In MySQL, while working with tables, it is important to understand the difference between UPSERT and INSERT statements. The INSERT statement simply adds entirely new records to a table, whereas UPSERT combines the functionalities of both INSERT and UPDATE. UPSERT is employed when you want to insert new records into a table but also need to handle potential conflicts, updating existing records if conflicts arise. This is particularly useful in scenarios where maintaining data integrity is crucial.
Differences Between UPSERT and INSERT
|Primary Purpose||Adds entirely new records to a table.||Inserts new records or updates existing ones to maintain data integrity.|
|Handling Duplicates||Does not inherently handle duplicate entries; results in an error if conflicts occur.||Specifically designed to handle duplicate entries by updating existing records.|
|Syntax||Follows a straightforward syntax, specifying values for each column in the new record.||Uses the |
Here is a simple diagram to show the difference between the UPSERT and insert statements.
Next, we’ve specifically placed another picture showing how the Upsert statement works in MySQL.
Illustrate the Difference Between Upsert and Insert with Examples
Let’s take two examples to showcase how these two database operations work differently.
#1 Suppose you have a table named
products with a unique constraint on the
product_code column. You want to insert a new product or update its price if it already exists. UPSERT is the ideal choice in this scenario:
INSERT INTO products (product_code, product_name, price) VALUES ('P001', 'Widget A', 73.13) ON DUPLICATE KEY UPDATE price = 73.13;
This UPSERT statement ensures that if a product with the code ‘P001’ already exists, its price is updated; otherwise, a new record is inserted.
#2 Imagine a
users table with unique constraints on both
INSERT INTO users (username, email, password) VALUES ('hello_world', 'email@example.com', 'new_secure_pass') ON DUPLICATE KEY UPDATE password = 'new_secure_pass';
This UPSERT statement allows you to handle scenarios where a user might attempt to change their password, ensuring that the information is updated if the username or email already exists.
#1 Consider a table
employees where each employee has a unique employee ID. If you’re hiring a new employee and want to add them to the table, INSERT is the appropriate choice:
INSERT INTO employees (employee_id, name, position) VALUES (1001, 'Hello World', 'Software Engineer');
Here, you are adding a new record for a new employee without concern for pre-existing entries, making INSERT the suitable operation.
#2 Consider a table
transactions recording financial transactions with a unique transaction ID. When logging a new transaction, you don’t need to worry about conflicts, as each transaction ID is unique. Therefore, an INSERT statement suffices:
INSERT INTO transactions (trans_id, amount, description) VALUES ('TXN123', 37.87, 'Purchase of goods');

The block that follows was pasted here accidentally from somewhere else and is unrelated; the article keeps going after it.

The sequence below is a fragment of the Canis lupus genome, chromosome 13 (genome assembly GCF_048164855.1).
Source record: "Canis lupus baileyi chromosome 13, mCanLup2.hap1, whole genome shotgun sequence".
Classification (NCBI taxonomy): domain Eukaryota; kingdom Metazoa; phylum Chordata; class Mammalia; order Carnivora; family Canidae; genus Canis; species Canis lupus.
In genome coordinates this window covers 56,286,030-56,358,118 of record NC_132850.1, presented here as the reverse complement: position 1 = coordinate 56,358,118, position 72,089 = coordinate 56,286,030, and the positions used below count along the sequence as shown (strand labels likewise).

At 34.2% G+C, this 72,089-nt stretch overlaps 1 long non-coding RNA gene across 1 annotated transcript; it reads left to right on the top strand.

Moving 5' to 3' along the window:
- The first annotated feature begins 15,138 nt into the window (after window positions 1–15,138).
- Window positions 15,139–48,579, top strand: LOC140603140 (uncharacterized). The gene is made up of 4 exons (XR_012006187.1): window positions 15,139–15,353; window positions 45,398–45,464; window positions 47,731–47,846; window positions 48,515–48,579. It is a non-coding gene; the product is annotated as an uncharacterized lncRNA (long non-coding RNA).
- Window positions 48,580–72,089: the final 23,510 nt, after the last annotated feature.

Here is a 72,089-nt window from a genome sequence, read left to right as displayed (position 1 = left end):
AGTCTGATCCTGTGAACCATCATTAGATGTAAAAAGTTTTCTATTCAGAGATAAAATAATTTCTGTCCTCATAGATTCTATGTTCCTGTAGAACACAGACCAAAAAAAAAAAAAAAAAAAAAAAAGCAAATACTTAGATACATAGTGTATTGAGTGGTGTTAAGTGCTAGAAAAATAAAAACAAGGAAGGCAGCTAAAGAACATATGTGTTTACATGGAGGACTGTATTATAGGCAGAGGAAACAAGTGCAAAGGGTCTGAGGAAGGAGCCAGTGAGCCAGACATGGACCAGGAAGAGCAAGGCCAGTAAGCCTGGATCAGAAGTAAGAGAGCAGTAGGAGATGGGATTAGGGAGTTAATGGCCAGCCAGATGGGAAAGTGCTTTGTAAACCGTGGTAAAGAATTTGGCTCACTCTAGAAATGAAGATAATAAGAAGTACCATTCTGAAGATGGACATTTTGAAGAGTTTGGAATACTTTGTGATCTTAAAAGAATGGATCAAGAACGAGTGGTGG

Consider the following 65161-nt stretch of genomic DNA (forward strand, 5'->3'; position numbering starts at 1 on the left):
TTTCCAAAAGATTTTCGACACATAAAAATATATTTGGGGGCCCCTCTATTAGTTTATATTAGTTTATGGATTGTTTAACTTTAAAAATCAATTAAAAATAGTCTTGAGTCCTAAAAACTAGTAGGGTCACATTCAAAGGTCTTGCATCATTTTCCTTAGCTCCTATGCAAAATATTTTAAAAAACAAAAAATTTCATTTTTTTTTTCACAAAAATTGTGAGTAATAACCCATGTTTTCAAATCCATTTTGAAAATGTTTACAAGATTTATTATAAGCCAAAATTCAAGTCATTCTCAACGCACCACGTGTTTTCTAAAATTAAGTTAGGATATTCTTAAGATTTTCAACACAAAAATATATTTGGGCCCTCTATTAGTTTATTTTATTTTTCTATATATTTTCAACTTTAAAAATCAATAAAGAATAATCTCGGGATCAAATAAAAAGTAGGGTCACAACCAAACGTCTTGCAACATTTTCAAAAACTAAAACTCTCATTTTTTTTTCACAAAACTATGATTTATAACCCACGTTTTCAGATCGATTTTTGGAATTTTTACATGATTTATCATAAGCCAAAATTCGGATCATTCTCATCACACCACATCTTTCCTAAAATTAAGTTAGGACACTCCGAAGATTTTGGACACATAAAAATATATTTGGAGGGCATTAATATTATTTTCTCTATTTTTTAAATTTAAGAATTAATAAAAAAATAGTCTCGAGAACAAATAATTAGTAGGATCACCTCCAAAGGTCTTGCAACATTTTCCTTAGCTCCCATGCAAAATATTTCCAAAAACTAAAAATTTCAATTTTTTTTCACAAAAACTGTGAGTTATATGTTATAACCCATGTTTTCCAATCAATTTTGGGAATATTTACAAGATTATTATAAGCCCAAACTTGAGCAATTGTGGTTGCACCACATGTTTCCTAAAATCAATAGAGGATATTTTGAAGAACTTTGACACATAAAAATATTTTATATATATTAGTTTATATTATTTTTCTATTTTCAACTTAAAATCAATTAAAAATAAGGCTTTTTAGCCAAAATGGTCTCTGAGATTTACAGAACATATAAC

In this case, you are simply adding a new record to the transactions table without the need for UPSERT functionality.
In summary, while INSERT is straightforward for adding new records when duplicates are not a concern, UPSERT shines in scenarios where you want to insert new data while gracefully handling conflicts and maintaining data integrity. Choosing the right operation depends on the specific requirements of your database and the nature of the data you are managing.
Examples of when to use UPSERT
You’ll use the upsert call in the following scenario.
- If you need to ensure that data is always up-to-date. For example, you could use UPSERT to update a user’s email address in a database when they register for a new account, or to update the inventory count of a product when a purchase is made.
- When you need to prevent duplicate data from being inserted into a database. For example, use UPSERT to insert a new product into a product catalog table, but only if it does not already exist.
- Use it when you have to run a single operation on a row, even if the row does not exist. For example, you could use UPSERT to increment the view count of a video, regardless of whether or not the video has been viewed before.
Examples of when to use INSERT
Here are some basic examples where you should use the insert operation.
- In case, you are sure that the row you are inserting does not already exist in the database. For example, you could use INSERT to append a new user into a database when he registers for a new account.
- When you need to insert multiple rows into a database at once. For example, you could use INSERT to insert a batch of new product data into a product catalog table.
- Use insert to add a row to the table without any updates being applied. For example, use INSERT to insert a new log entry into a database.
UPSERT and INSERT are both useful database operations, but they have different purposes. UPSERT is used to insert or update rows in a table in a single statement, while INSERT is used to insert new rows into a table.
Which operation you choose to use will depend on the specific requirements of your application.